There are several positions in which you can burp your baby:
- Over the shoulder
- Baby lying over your arm
- Baby lying across your lap
- Sitting baby up on your lap while you support his head by holding up his chin
You can burp baby by
- Tapping his back
- Rubbing his back in circular motions
Baby will need to give one or two good burps & will usually be fine. If your baby is still irritable try…try again! You may choose to switch positions.
There is definitely equipment out there (breast pump, breastfeeding cushion, nursing bras, etc.) that helps make breastfeeding easier.
I recommend electric, but it can be pricey. I had Ameda Egnell “Purely yours”. Worth its weight in gold. You can see Kalliopi Athanasoulias at Walmart in Kirkland or on Decarie – you can also rent pumps from her to try & see if you like them. You will have to buy the attachments & bottles that actually touch the breasts & contain the milk, but this is a small investment compared to the cost of the pump.
There many brands of electric pumps – the other brand that people swear by: Medela.
If price is an issue, then Avent Isis (manual pump) is also excellent. About 80-100$.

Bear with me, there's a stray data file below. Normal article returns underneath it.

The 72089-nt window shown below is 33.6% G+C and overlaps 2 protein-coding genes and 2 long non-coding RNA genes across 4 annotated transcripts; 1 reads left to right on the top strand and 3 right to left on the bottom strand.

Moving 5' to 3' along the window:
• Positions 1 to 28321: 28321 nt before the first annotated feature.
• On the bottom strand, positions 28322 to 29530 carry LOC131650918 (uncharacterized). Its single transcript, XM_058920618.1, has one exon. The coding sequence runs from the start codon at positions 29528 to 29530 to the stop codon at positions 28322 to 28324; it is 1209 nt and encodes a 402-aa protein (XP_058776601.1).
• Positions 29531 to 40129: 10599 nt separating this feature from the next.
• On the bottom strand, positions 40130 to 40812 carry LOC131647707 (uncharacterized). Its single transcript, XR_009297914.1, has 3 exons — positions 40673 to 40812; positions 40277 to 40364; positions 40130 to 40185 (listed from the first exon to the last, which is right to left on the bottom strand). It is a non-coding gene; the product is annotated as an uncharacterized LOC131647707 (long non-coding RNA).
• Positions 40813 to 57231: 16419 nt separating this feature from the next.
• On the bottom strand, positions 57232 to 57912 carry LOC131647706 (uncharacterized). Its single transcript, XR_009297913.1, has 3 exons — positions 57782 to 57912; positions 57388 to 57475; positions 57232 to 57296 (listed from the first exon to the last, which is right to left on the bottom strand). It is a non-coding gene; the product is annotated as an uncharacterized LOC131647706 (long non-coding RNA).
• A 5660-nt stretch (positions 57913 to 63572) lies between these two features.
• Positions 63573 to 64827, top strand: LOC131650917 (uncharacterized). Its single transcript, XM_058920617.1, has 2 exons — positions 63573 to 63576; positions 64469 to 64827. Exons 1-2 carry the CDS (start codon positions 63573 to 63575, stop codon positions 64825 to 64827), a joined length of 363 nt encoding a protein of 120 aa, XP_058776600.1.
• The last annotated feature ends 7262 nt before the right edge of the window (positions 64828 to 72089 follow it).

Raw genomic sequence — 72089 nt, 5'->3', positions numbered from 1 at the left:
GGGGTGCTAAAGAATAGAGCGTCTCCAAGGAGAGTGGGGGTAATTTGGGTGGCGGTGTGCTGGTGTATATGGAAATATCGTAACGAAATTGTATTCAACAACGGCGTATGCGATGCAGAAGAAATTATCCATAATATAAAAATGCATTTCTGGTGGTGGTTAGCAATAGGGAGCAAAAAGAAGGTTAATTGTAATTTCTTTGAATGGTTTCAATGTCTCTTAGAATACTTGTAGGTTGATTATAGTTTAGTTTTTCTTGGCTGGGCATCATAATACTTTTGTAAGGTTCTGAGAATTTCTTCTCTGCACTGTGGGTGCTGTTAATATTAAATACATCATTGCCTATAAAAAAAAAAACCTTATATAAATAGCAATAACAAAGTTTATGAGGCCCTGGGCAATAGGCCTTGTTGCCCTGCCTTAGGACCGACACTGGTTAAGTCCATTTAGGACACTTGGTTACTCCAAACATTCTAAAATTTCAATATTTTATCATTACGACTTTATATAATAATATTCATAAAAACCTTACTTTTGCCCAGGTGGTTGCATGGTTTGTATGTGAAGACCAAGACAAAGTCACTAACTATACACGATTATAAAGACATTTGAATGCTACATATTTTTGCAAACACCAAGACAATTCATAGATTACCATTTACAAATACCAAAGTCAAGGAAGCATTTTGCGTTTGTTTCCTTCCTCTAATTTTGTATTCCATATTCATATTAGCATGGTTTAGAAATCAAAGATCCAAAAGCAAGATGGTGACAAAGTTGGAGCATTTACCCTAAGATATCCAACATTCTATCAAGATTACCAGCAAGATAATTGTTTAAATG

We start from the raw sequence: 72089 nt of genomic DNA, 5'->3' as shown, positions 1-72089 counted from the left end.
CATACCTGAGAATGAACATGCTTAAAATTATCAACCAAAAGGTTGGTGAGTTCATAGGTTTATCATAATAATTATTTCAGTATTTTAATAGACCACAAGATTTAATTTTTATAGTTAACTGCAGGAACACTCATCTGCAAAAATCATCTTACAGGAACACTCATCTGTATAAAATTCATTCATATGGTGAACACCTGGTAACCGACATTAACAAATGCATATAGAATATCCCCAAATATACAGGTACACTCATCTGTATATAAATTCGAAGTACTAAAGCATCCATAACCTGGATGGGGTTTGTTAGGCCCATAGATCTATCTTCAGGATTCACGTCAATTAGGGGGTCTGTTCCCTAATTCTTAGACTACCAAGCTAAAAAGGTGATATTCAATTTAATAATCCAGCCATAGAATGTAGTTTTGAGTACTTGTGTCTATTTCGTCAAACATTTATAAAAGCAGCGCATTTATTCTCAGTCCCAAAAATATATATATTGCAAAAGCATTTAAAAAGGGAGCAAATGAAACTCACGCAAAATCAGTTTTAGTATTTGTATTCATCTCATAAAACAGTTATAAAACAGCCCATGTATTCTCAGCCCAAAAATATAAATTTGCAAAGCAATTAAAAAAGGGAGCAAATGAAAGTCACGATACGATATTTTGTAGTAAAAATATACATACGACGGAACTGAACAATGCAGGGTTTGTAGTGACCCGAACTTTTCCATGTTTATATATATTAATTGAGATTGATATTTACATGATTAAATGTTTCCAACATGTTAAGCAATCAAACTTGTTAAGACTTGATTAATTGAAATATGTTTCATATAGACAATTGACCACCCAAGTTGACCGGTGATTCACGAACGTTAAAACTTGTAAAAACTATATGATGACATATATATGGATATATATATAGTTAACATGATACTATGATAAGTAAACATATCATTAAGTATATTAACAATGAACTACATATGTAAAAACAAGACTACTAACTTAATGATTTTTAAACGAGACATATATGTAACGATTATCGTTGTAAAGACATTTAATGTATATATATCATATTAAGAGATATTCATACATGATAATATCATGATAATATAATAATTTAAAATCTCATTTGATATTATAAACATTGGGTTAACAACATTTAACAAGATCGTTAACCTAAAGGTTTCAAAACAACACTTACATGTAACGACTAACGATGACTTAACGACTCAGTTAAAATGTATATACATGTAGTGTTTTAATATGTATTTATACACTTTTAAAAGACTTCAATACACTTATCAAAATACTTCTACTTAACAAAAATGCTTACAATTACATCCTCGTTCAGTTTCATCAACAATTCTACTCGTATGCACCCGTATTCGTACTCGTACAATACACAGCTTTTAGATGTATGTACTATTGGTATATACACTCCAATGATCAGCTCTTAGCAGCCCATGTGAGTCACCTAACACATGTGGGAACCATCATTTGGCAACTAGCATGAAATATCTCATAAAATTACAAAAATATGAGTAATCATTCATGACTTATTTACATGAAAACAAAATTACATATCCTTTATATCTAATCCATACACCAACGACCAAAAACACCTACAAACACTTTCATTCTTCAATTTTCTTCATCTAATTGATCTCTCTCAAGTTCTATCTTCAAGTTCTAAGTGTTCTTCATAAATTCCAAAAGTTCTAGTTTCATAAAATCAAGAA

TWINS OR MORE: If you are exclusively breastfeeding twins, I would suggest that an electric pump is a necessity more than an option- to store milk in case you need to be at the doctor or hospital with one & not the other or simply to relieve you on a very tiresome day.
Many brands- I used the “jolly jumper”. Most are good & should do the trick.
TWINS OR MORE: there are special ones designed to hold 2 babies at once. I know they used to be available at the Royal Victoria Hospital in Montreal…you’d have to check if they still are today!
Seating for Feeding (Breast or Bottle) for parents
We had a “glider” type of rocking chair with ottoman that is comfortable for either breastfeeding or bottlefeeding. If unavailable, just make sure you have somewhere comfy to sit while feeding your babies.
TWINS OR MORE: A glider is not necessary-so if you have at least one that should be fine. If you are bottlefeeding & your spouse/helper will feed at the same time as you then just make sure there are 2 comfy feeding places that can be used at the same time.
In either case (breast or bottle), you may want a steam-sterilizer. If you have a microwave, Avent makes one that you can use in the microwave. If not they have one that plugs into the wall. (I bought the latter as I don’t have a microwave). With my first child I opted for the boiling in a pot option & had a minor fire when I fell asleep sterilizing my pump at 1 am. I bought the sterilizer for the twins & used it frequently. It was worth it.
You may have questions about breastfeeding – like at what point is it OK to let my baby sleep through a longer stretch – i.e. miss a feed? Click here for FAQ about breastfeeding.